We concluded this exciting show with two extra questions, one of which was “How many million pints of Guinness are consumed world-wide on St. Patrick’s Day?” (The astounding answer is 13 million pints.) The extra questions served as a smooth and almost unnoticeable transition to the topic of the day. The credit for the description goes to Balázs.
IT’S SAINT PADDY’S, HAVE A PINT!
Saint Patrick’s Day is celebrated all around the world. Not only is it celebrated, people celebrate it in fashion – mostly dressing up in green and getting severely drunk. This happens more than enough at other occasions as well, but on Saint Patrick’s Day it is definitely encouraged. Do you think that it is wrong to encourage drinking on a society level because it maximises peer pressure, or it doesn’t matter because anyone can say no whenever they want to? Do you think that peer pressure is harmful in general? Have you ever done something out of peer pressure – because everyone else was doing it?
The questions of social drinking and peer pressure planted the seeds for an insightful discussion, which was later crowned by the four speakers on the podium. After they had presented their thoughts on the matter, the conversation shifted from the original topic to social media – whether creating a Facebook account could also be the result of peer pressure today.
However hard we tried, we didn’t manage to withhold our creative power when it came to the game. We had previously made a list of all the patron saints the people had said as their answer to the introductory question. We started off by giving one patron saint from the list to each group. They were then asked to come up with a name and a brief history for their saints. Finally, one person from each group took the hot seat and read out their stories. The game turned out to be so successful that it became more and more difficult to breathe from the laughter as the speakers took turns. It was indeed the perfect way to end our Saint Patrick’s Day event.
English Club Crossover
As Mac Taylor and Horatio Caine from the two CSI series met occasionally in crossover episodes, a kind gentleman from another English club was among our guests that night. Balázs and I spent an hour talking with Gergő before saying goodnight. He told us that they had founded their club just recently, and we were invited to check it out in the near future. Their club is called Chatterbox Chat Club. (Click here to see their Facebook group.) We were delighted to receive lots of compliments from Gergő on our work.
As you know, you can always find our latest event on Facebook. Keep in mind that we are open to your topic recommendations. Feel free to contact us and tell us about your ideas.
Another rainy night in New York. Another TAKE FIVE meeting in Budapest. As the cigarette smoke cleared I knew it would be our Christmasest evening yet. I was a hot detective working a cold case, but the weather was mild and I knew I had long passed my best shape. Still, it was a holiday club meeting and someone had to do the speaking. And if that someone is going to be someone, then that someone is going to be me. With heart full of determination and Era by my side I knew I might just get it done. Or at least give it my damnedest.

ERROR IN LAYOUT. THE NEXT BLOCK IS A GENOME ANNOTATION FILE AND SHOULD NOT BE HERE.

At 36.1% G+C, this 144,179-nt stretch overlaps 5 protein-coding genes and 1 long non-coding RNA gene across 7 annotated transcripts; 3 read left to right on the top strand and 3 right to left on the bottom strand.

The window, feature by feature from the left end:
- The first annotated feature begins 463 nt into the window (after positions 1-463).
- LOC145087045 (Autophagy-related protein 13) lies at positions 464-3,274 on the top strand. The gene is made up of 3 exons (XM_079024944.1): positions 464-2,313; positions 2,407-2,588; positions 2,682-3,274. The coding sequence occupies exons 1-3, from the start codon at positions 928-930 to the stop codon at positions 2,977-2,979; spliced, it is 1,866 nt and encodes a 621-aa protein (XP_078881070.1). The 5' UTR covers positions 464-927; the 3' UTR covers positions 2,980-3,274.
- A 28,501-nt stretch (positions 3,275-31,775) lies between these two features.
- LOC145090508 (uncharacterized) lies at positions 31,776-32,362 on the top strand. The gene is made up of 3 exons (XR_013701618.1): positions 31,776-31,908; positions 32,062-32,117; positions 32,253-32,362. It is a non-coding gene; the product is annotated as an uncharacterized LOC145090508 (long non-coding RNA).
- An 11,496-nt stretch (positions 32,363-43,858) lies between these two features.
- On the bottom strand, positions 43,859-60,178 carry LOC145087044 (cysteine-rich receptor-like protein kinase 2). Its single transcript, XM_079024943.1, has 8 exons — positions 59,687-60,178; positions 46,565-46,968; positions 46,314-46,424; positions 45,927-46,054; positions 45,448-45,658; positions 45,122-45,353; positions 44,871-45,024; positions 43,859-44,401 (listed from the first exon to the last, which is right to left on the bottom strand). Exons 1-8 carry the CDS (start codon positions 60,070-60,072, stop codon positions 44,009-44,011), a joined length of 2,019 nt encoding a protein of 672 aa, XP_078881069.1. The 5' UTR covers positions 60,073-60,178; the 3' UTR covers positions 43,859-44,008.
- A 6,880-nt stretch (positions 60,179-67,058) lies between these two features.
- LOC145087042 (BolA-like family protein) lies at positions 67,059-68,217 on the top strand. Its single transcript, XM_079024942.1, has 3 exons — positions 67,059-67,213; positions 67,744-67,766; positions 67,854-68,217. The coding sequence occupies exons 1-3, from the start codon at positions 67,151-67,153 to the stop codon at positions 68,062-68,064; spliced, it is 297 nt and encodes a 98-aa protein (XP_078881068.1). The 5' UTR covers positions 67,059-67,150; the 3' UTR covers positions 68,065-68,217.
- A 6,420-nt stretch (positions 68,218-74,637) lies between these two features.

The evening began. At first there weren’t many of them there, but I knew better. I knew that this was always the way, and I wasn’t taken in quite so easily. Oh no, not anymore. Not after my heart was broken in Cairo, when I was still young and I thought I could handle an English Club without any bells. Well, not this time. I came prepared. As I rose from my seat they might have expected me to clear my throat, or to even use the regular bell. They had no clue what the night had in store for them. I wasn’t going to beat around the bush anymore; I took out my phone and rang the special Christmas bell application I downloaded earlier. The effect was exactly as I expected – mild amusement with hearty smiles all around. I knew instantly that this would be a good night to be a Take Fiver.
I felt like having a double whisky and a sad tune on the piano, but I got a pot of tea instead. The bell was a nice touch, but I’ll be damned if I’ll let it go into my head. The night was still early and I needed my English at its best. While we waited for the others I thought of playing word chain with a Christmas and winter theme, and I wasn’t wrong. We didn’t always keep to the theme, but hell, who does. People kept arriving, and we were shaping up to be quite a group. It was time for the introductory question and I thought to myself what the hell, I’ll ask them. And they can tell us whatever they want to. So I looked right at them, and with a smile twitching at the edge of my mouth I posed the question straight off: ’So, what do you want for Christmas?’
I could see I hit the spot; they laughed a bit and I could see them trying to come up with a witty answer. I gave them a few minutes and then told them to get to it: tell us their name and gift idea. We all spoke and had a few laughs. Some of the ideas weren’t all that bad, and in the dimmed lights you could see that they were enjoying this make-believe Take Five Santa. All those Take Fivers, eager to get on with it. What a bunch. I knew I couldn’t make them wait any longer. It was topics or nothing, and I sure as hell wasn’t going to let them down. Not after they came all the way down here. And not at the last meeting of the season. I was the last to answer, and after that I let Zsombor do his thing. He’s got a way with the envelopes, you see, and he is pretty good with the crowd, too. He seemed to be in his element – he even read out the topic.